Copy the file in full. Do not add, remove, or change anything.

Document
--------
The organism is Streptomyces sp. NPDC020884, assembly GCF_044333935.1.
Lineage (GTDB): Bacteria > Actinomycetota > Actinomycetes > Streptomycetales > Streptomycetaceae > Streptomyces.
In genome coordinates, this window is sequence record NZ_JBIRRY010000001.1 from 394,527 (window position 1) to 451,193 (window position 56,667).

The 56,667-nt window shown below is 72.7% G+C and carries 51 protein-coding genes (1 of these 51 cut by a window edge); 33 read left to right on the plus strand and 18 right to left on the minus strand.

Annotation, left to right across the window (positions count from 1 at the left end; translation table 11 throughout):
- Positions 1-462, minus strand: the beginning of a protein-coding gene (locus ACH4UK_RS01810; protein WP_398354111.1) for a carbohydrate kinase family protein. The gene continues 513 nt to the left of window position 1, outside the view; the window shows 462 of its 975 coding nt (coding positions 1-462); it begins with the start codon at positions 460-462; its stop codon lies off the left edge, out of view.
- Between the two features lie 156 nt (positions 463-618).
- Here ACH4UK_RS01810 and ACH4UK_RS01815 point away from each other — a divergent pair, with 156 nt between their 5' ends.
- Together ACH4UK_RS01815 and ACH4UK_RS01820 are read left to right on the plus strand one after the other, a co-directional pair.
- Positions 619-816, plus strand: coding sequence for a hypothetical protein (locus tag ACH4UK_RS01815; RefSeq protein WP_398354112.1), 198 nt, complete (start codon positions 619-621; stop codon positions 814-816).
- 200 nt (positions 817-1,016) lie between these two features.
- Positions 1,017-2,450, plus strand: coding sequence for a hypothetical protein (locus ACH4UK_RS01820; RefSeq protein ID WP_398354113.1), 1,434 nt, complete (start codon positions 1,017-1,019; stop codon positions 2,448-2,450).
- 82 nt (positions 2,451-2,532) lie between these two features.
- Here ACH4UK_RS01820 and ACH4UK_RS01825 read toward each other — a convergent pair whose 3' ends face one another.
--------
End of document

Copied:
The organism is Streptomyces sp. NPDC020884, assembly GCF_044333935.1.
Lineage (GTDB): Bacteria > Actinomycetota > Actinomycetes > Streptomycetales > Streptomycetaceae > Streptomyces.
In genome coordinates, this window is sequence record NZ_JBIRRY010000001.1 from 394,527 (window position 1) to 451,193 (window position 56,667).

The 56,667-nt window shown below is 72.7% G+C and carries 51 protein-coding genes (1 of these 51 cut by a window edge); 33 read left to right on the plus strand and 18 right to left on the minus strand.

Annotation, left to right across the window (positions count from 1 at the left end; translation table 11 throughout):
- Positions 1-462, minus strand: the beginning of a protein-coding gene (locus ACH4UK_RS01810; protein WP_398354111.1) for a carbohydrate kinase family protein. The gene continues 513 nt to the left of window position 1, outside the view; the window shows 462 of its 975 coding nt (coding positions 1-462); it begins with the start codon at positions 460-462; its stop codon lies off the left edge, out of view.
- Between the two features lie 156 nt (positions 463-618).
- Here ACH4UK_RS01810 and ACH4UK_RS01815 point away from each other — a divergent pair, with 156 nt between their 5' ends.
- Together ACH4UK_RS01815 and ACH4UK_RS01820 are read left to right on the plus strand one after the other, a co-directional pair.
- Positions 619-816, plus strand: coding sequence for a hypothetical protein (locus tag ACH4UK_RS01815; RefSeq protein WP_398354112.1), 198 nt, complete (start codon positions 619-621; stop codon positions 814-816).
- 200 nt (positions 817-1,016) lie between these two features.
- Positions 1,017-2,450, plus strand: coding sequence for a hypothetical protein (locus ACH4UK_RS01820; RefSeq protein ID WP_398354113.1), 1,434 nt, complete (start codon positions 1,017-1,019; stop codon positions 2,448-2,450).
- 82 nt (positions 2,451-2,532) lie between these two features.
- Here ACH4UK_RS01820 and ACH4UK_RS01825 read toward each other — a convergent pair whose 3' ends face one another.